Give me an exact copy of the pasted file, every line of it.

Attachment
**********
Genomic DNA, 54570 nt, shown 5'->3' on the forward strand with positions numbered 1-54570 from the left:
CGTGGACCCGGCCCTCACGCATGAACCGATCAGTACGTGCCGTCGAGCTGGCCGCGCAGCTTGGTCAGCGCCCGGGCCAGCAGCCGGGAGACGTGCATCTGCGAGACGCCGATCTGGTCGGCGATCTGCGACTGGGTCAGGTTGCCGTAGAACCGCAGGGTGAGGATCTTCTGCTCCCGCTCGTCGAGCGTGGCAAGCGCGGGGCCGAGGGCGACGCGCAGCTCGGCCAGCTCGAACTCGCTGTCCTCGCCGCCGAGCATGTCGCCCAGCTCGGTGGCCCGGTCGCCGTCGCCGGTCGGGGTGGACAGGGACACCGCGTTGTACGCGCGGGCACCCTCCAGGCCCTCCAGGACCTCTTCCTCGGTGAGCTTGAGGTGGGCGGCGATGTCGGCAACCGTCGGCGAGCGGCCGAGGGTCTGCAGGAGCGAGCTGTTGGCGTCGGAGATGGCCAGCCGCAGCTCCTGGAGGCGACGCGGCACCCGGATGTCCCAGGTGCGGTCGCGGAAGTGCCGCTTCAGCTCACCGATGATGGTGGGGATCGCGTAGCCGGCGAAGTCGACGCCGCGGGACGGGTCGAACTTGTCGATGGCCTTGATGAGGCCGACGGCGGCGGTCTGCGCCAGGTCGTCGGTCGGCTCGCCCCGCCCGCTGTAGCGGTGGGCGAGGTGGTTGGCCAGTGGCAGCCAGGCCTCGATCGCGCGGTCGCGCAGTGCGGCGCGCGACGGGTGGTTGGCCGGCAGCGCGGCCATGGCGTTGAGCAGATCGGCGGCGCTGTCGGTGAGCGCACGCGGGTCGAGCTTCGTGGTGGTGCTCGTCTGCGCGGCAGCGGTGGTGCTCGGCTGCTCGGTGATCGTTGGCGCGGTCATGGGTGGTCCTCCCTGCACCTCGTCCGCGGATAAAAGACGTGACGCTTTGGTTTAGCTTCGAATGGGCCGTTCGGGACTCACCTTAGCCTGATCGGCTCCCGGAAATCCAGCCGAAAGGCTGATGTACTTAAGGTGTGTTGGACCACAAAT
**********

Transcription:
Genomic DNA, 54570 nt, shown 5'->3' on the forward strand with positions numbered 1-54570 from the left:
CGTGGACCCGGCCCTCACGCATGAACCGATCAGTACGTGCCGTCGAGCTGGCCGCGCAGCTTGGTCAGCGCCCGGGCCAGCAGCCGGGAGACGTGCATCTGCGAGACGCCGATCTGGTCGGCGATCTGCGACTGGGTCAGGTTGCCGTAGAACCGCAGGGTGAGGATCTTCTGCTCCCGCTCGTCGAGCGTGGCAAGCGCGGGGCCGAGGGCGACGCGCAGCTCGGCCAGCTCGAACTCGCTGTCCTCGCCGCCGAGCATGTCGCCCAGCTCGGTGGCCCGGTCGCCGTCGCCGGTCGGGGTGGACAGGGACACCGCGTTGTACGCGCGGGCACCCTCCAGGCCCTCCAGGACCTCTTCCTCGGTGAGCTTGAGGTGGGCGGCGATGTCGGCAACCGTCGGCGAGCGGCCGAGGGTCTGCAGGAGCGAGCTGTTGGCGTCGGAGATGGCCAGCCGCAGCTCCTGGAGGCGACGCGGCACCCGGATGTCCCAGGTGCGGTCGCGGAAGTGCCGCTTCAGCTCACCGATGATGGTGGGGATCGCGTAGCCGGCGAAGTCGACGCCGCGGGACGGGTCGAACTTGTCGATGGCCTTGATGAGGCCGACGGCGGCGGTCTGCGCCAGGTCGTCGGTCGGCTCGCCCCGCCCGCTGTAGCGGTGGGCGAGGTGGTTGGCCAGTGGCAGCCAGGCCTCGATCGCGCGGTCGCGCAGTGCGGCGCGCGACGGGTGGTTGGCCGGCAGCGCGGCCATGGCGTTGAGCAGATCGGCGGCGCTGTCGGTGAGCGCACGCGGGTCGAGCTTCGTGGTGGTGCTCGTCTGCGCGGCAGCGGTGGTGCTCGGCTGCTCGGTGATCGTTGGCGCGGTCATGGGTGGTCCTCCCTGCACCTCGTCCGCGGATAAAAGACGTGACGCTTTGGTTTAGCTTCGAATGGGCCGTTCGGGACTCACCTTAGCCTGATCGGCTCCCGGAAATCCAGCCGAAAGGCTGATGTACTTAAGGTGTGTTGGACCACAAAT